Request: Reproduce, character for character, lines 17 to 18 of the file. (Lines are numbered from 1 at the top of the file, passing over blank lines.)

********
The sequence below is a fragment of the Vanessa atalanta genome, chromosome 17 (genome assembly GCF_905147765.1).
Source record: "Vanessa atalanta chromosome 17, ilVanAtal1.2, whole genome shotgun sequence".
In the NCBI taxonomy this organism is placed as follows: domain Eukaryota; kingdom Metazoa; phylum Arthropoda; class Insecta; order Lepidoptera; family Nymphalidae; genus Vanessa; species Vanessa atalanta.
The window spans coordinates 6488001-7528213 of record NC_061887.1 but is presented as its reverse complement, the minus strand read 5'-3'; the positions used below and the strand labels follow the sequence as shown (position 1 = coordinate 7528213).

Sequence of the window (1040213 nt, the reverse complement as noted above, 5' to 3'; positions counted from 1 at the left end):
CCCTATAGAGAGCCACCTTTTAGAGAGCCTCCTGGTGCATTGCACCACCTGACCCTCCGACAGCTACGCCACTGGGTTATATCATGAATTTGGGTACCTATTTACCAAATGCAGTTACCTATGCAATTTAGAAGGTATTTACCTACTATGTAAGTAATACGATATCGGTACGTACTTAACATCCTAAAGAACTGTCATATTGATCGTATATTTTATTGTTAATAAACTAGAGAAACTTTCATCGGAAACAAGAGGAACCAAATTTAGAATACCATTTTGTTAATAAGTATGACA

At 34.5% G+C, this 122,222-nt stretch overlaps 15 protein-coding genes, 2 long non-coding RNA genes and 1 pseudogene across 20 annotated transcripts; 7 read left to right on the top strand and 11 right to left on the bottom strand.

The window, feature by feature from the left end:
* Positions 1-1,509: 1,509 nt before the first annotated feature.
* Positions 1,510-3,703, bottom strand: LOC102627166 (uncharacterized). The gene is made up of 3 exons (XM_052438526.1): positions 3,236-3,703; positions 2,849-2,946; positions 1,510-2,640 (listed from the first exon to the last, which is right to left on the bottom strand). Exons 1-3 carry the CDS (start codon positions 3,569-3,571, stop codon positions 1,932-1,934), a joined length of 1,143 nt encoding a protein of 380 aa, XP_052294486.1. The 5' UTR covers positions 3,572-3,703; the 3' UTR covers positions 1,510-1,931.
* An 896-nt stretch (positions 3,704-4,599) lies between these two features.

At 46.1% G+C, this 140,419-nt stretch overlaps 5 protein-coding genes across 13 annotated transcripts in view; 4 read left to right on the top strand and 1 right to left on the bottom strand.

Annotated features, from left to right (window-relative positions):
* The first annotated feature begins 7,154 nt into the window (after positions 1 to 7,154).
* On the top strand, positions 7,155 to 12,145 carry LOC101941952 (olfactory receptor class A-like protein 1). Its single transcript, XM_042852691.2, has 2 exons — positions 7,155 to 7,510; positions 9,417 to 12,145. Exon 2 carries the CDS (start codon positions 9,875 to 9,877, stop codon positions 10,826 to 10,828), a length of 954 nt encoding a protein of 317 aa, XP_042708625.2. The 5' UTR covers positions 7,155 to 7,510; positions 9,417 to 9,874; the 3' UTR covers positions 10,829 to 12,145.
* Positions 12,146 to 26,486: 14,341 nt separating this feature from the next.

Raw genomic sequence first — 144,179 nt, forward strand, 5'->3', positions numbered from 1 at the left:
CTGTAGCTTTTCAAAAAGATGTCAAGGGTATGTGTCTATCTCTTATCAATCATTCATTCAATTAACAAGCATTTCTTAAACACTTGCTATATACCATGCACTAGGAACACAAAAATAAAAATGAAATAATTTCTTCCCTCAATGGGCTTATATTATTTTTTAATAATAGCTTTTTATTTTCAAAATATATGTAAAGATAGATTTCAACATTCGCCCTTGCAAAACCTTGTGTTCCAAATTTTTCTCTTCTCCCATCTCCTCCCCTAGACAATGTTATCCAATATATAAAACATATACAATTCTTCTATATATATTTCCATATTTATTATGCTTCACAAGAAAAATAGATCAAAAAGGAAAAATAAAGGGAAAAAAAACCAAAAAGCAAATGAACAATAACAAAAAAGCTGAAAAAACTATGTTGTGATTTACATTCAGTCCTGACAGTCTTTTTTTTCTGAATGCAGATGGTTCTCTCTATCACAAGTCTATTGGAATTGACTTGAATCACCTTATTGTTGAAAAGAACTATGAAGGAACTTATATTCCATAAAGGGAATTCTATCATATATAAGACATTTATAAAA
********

Raw genomic sequence first — 144,179 nt, forward strand, 5'->3', positions numbered from 1 at the left:
CTGTAGCTTTTCAAAAAGATGTCAAGGGTATGTGTCTATCTCTTATCAATCATTCATTCAATTAACAAGCATTTCTTAAACACTTGCTATATACCATGCACTAGGAACACAAAAATAAAAATGAAATAATTTCTTCCCTCAATGGGCTTATATTATTTTTTAATAATAGCTTTTTATTTTCAAAATATATGTAAAGATAGATTTCAACATTCGCCCTTGCAAAACCTTGTGTTCCAAATTTTTCTCTTCTCCCATCTCCTCCCCTAGACAATGTTATCCAATATATAAAACATATACAATTCTTCTATATATATTTCCATATTTATTATGCTTCACAAGAAAAATAGATCAAAAAGGAAAAATAAAGGGAAAAAAAACCAAAAAGCAAATGAACAATAACAAAAAAGCTGAAAAAACTATGTTGTGATTTACATTCAGTCCTGACAGTCTTTTTTTTCTGAATGCAGATGGTTCTCTCTATCACAAGTCTATTGGAATTGACTTGAATCACCTTATTGTTGAAAAGAACTATGAAGGAACTTATATTCCATAAAGGGAATTCTATCATATATAAGACATTTATAAAA